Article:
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Brains behind design of new Soldier Field
The firestorm of controversy over the redesign of Soldier Field, which makes its debut Sept. 29, began with a spark lit during a tennis game on Martha's Vineyard.
In the 1980s, Boston architect Ben Wood found himself on the same tennis court as Michael McCaskey, now chairman of the Chicago Bears. They were brought together by a mutual friend with a home on the island and summer resort off the coast of Massachusetts, Wood recalled in an interview.
McCaskey has long vacationed on Martha's Vineyard. As the Bears pursued plans for a new stadium during the late 1980s, he asked Wood to help him put together a list of stadium designers, the architect said. Yet by the mid-1990s, after those plans went nowhere, Wood and his partner, Carlos Zapata, emerged as the Bears' architects.
In 1995, McCaskey pushed their design for a futuristic, open-air stadium in Gary, Ind., dubbed "Planet Park." It was killed when voters in Indiana rejected a tax hike.
Then, in 2000, the Bears and Chicago Mayor Daley unveiled their equally bold plan to put an asymmetrical, modern seating bowl within the symmetrical, classical confines of Soldier Field. In Chicago and around the nation, it has incited furious arguments.
Supporters have called it a bold blend of old and new, while critics have derided it as a hideous monstrosity. In August, for example, Sports Illustrated termed the stadium the "Eyesore on Lake Shore" and "Acropolis meets Apocalypse."
Wood, 55, and Zapata, 42, make no apologies for stirring Chicago's pot. Throughout history, they say, innovative architecture has provoked controversy before it became accepted, even beloved. "They wanted to tear down the Eiffel Tower after it was built," Wood said.
Still, the wave of negative press has been unusual and unsettling for the pair, whose quirky, award-winning portfolio ranges from an ocean liner-like movie theater in Philadelphia to a concourse at the Miami International Airport. Soldier Field is their first completed football stadium.
"People don't enjoy being criticized unless you're a strange person," said Zapata, who formally became Wood's partner in 1996.
Whatever Chicagoans think about the stadium, many are likely to be surprised that Wood and Zapata are its chief architects.
Early stories about the project identified them as its co-designers, along with Chicago architect Dirk Lohan, who previously had done acclaimed additions to the nearby Shedd Aquarium and the Adler Planetarium. But Lohan quickly became the project's public face.
The grandson of the late, great modernist Ludwig Mies van der Rohe, Lohan spoke at the 2000 press conference unveiling the project. Wood and Zapata said nothing.
When preservationists and parks advocates insisted the design would overwhelm the stadium's historic colonnades and defile Chicago's lakefront, it was Lohan who defended it at public hearings and on television.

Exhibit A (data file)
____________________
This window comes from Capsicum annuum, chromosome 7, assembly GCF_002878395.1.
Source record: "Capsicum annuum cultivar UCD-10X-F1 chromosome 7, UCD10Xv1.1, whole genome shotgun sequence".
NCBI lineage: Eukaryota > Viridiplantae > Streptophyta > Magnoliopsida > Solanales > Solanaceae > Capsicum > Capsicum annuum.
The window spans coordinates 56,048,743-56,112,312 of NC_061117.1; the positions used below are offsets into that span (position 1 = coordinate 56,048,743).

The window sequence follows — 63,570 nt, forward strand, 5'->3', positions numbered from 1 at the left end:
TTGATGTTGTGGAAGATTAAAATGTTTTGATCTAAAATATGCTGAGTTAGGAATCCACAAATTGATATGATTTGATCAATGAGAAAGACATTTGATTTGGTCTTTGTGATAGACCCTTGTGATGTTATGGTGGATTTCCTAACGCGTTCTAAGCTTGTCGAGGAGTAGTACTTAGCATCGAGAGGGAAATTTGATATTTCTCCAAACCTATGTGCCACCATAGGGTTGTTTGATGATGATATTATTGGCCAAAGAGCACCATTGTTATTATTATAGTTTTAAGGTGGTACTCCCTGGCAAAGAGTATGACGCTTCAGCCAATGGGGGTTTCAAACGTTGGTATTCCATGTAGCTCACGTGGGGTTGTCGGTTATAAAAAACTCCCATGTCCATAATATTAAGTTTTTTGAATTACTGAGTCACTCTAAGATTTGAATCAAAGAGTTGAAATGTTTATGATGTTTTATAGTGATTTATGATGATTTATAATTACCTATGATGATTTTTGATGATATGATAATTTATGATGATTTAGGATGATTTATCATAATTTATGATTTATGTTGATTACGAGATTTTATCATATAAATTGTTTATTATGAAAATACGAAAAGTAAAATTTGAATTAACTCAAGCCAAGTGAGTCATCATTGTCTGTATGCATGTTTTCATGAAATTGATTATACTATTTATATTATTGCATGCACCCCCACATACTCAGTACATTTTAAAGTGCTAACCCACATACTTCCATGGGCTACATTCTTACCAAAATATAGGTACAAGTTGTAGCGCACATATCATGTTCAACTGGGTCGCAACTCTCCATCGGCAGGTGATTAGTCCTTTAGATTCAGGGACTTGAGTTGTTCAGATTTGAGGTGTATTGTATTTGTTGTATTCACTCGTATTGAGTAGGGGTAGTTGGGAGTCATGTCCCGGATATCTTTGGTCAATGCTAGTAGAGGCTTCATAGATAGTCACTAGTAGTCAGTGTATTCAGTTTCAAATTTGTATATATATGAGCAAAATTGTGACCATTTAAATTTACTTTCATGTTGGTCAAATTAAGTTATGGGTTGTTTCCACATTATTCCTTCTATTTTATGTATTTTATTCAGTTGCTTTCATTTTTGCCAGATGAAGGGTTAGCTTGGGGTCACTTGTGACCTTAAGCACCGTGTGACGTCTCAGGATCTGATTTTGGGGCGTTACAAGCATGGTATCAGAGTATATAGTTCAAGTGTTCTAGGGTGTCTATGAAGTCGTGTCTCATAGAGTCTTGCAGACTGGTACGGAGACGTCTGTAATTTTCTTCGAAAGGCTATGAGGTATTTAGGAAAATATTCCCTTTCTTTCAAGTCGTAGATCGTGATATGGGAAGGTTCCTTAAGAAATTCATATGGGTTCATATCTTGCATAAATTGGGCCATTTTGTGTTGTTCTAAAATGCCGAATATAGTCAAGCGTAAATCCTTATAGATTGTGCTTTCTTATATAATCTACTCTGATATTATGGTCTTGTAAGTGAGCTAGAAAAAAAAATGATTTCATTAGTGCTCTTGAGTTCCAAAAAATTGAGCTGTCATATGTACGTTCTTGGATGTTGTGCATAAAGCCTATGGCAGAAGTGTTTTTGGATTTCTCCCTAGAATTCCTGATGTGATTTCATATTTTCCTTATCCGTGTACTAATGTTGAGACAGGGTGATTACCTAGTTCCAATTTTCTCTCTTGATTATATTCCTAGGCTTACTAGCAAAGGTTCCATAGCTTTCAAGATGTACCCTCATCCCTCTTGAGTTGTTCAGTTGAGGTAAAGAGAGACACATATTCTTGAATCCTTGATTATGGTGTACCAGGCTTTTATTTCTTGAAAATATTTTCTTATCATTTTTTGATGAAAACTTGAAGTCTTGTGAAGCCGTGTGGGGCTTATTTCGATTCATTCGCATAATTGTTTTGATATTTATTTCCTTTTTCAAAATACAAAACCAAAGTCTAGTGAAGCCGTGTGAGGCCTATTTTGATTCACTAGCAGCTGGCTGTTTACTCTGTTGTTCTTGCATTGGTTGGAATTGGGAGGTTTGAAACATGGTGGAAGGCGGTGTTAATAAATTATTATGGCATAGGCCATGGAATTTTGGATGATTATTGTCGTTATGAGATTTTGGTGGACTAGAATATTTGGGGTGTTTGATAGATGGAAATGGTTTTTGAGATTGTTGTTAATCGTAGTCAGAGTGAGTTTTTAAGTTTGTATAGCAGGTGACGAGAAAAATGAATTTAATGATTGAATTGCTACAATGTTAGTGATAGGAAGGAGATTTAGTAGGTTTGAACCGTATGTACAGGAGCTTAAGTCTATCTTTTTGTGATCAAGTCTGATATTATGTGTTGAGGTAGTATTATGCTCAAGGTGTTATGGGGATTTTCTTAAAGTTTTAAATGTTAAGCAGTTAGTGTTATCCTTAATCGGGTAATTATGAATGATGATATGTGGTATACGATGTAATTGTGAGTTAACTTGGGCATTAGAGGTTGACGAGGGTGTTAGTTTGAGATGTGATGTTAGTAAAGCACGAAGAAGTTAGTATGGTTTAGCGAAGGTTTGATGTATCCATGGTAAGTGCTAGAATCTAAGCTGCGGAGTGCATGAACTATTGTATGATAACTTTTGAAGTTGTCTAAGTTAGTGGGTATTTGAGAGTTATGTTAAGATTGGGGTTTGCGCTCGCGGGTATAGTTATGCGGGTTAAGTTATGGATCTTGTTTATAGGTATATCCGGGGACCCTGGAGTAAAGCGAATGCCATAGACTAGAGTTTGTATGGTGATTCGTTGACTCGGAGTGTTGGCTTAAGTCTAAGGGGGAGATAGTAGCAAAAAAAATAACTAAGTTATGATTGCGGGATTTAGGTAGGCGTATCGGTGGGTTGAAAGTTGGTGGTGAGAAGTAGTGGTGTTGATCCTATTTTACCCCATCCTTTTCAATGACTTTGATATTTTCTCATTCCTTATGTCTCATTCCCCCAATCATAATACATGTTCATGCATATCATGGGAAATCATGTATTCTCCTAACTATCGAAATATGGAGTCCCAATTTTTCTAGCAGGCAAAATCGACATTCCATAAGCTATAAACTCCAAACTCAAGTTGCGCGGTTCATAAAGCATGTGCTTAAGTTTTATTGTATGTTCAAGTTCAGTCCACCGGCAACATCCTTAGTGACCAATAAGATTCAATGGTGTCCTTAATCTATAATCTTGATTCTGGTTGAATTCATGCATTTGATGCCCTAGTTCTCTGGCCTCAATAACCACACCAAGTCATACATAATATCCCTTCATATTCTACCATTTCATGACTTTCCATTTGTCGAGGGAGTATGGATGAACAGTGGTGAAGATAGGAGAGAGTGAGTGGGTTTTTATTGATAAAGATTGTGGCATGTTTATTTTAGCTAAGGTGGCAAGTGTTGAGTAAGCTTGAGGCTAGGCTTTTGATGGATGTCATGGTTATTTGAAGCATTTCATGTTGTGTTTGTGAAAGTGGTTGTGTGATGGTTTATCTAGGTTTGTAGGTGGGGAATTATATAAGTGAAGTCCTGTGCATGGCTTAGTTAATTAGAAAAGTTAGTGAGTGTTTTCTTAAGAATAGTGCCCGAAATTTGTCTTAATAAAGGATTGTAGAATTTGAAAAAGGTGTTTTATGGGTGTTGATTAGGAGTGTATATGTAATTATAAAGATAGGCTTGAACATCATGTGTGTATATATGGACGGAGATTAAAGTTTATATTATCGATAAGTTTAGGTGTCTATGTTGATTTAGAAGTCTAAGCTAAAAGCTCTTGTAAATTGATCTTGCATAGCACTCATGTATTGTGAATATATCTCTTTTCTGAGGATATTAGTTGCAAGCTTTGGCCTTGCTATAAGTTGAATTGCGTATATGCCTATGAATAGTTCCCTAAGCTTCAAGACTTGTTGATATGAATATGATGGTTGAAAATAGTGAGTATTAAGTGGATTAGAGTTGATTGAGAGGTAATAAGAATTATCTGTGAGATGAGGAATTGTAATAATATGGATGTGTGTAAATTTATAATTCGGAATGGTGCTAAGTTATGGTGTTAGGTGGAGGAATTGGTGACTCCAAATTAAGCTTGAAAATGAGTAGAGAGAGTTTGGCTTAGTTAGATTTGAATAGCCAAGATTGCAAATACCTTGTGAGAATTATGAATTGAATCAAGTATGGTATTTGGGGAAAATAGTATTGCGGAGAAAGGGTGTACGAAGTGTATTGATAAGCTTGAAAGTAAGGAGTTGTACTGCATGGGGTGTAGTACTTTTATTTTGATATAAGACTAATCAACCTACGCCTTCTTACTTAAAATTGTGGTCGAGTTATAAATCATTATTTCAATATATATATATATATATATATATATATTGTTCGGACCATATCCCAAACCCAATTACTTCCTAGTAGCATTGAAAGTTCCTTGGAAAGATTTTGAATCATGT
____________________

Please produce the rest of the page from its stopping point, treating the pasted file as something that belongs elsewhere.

"We wanted to say something," Wood said. But the Bears, the mayor's office and the Chicago Park District determined that Lohan would be the spokesman, he said.
In 2001, as the controversy persisted, Lohan's office issued a statement, saying Wood and Zapata largely were responsible for the stadium and Lohan and his firm were the primary shapers of the master plan for the parks and other new features around the stadium.
Building blocks of partnership
As in all partnerships, personal and professional, Wood and Zapata mix contrasting personalities and shared viewpoints.
The earthy Wood, a former Air Force reconnaissance pilot in Europe, is the big-picture, high-concept guy. The quiet but intense Zapata, who was born in Venezuela and immigrated to the U.S. to finish high school, fleshes out the ideas in a vocabulary of slicing lines and angled planes.
"He carries through to the last detail," Wood says about his partner. "I don't have that kind of perseverance."
The two strive, they say, to elevate even the most humble buildings to a higher level of design.
This year, for example, they completed a children's theater built into the bottom of a parking garage in Bethesda, Md., enlivening a building type that typically deadens everything around it. Benjamin Forgey, The Washington Post's architecture critic, praised the design for its "appealing, edgy, unconventional spirit."
That spirit also is evident in the renovated Soldier Field, which has an asymmetrical seating bowl, with all the luxury suites and club seats stacked on the eastern side of the field and nothing but general admission seats on the western side. That marks a radical departure from symmetrical stadiums.
The architects say the device has given Chicago the best place in America to watch a pro football game.
"We believe that we have done a very important building," Zapata said.
"We also like to believe that time is a better judge than architecture critics."